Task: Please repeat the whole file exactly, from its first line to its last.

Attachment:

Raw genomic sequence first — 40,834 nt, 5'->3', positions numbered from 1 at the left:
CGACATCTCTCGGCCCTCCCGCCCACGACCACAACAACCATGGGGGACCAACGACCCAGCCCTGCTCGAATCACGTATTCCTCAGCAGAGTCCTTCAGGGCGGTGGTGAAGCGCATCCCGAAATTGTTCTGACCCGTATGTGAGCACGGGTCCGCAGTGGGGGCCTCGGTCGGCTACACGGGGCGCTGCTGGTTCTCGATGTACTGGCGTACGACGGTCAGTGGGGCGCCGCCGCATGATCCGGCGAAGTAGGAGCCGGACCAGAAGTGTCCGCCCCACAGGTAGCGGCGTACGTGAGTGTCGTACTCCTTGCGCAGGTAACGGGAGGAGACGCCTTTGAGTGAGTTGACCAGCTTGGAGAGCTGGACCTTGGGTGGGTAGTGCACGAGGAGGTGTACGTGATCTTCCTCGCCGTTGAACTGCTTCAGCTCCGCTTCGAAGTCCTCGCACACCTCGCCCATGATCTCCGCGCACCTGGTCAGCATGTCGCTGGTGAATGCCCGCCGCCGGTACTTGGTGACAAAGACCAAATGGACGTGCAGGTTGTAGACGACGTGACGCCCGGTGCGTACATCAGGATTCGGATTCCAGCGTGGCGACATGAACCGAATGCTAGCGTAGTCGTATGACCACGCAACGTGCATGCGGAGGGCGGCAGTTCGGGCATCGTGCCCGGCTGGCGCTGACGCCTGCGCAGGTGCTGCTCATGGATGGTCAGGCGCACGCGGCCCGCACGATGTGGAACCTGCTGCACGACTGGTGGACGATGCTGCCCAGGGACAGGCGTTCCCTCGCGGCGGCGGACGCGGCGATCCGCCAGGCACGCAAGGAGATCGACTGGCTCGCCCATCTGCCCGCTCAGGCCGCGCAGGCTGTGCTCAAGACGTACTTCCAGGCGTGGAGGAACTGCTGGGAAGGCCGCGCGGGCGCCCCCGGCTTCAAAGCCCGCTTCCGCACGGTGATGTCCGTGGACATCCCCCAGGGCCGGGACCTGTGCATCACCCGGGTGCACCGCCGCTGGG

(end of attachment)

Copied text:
Raw genomic sequence first — 40,834 nt, 5'->3', positions numbered from 1 at the left:
CGACATCTCTCGGCCCTCCCGCCCACGACCACAACAACCATGGGGGACCAACGACCCAGCCCTGCTCGAATCACGTATTCCTCAGCAGAGTCCTTCAGGGCGGTGGTGAAGCGCATCCCGAAATTGTTCTGACCCGTATGTGAGCACGGGTCCGCAGTGGGGGCCTCGGTCGGCTACACGGGGCGCTGCTGGTTCTCGATGTACTGGCGTACGACGGTCAGTGGGGCGCCGCCGCATGATCCGGCGAAGTAGGAGCCGGACCAGAAGTGTCCGCCCCACAGGTAGCGGCGTACGTGAGTGTCGTACTCCTTGCGCAGGTAACGGGAGGAGACGCCTTTGAGTGAGTTGACCAGCTTGGAGAGCTGGACCTTGGGTGGGTAGTGCACGAGGAGGTGTACGTGATCTTCCTCGCCGTTGAACTGCTTCAGCTCCGCTTCGAAGTCCTCGCACACCTCGCCCATGATCTCCGCGCACCTGGTCAGCATGTCGCTGGTGAATGCCCGCCGCCGGTACTTGGTGACAAAGACCAAATGGACGTGCAGGTTGTAGACGACGTGACGCCCGGTGCGTACATCAGGATTCGGATTCCAGCGTGGCGACATGAACCGAATGCTAGCGTAGTCGTATGACCACGCAACGTGCATGCGGAGGGCGGCAGTTCGGGCATCGTGCCCGGCTGGCGCTGACGCCTGCGCAGGTGCTGCTCATGGATGGTCAGGCGCACGCGGCCCGCACGATGTGGAACCTGCTGCACGACTGGTGGACGATGCTGCCCAGGGACAGGCGTTCCCTCGCGGCGGCGGACGCGGCGATCCGCCAGGCACGCAAGGAGATCGACTGGCTCGCCCATCTGCCCGCTCAGGCCGCGCAGGCTGTGCTCAAGACGTACTTCCAGGCGTGGAGGAACTGCTGGGAAGGCCGCGCGGGCGCCCCCGGCTTCAAAGCCCGCTTCCGCACGGTGATGTCCGTGGACATCCCCCAGGGCCGGGACCTGTGCATCACCCGGGTGCACCGCCGCTGGG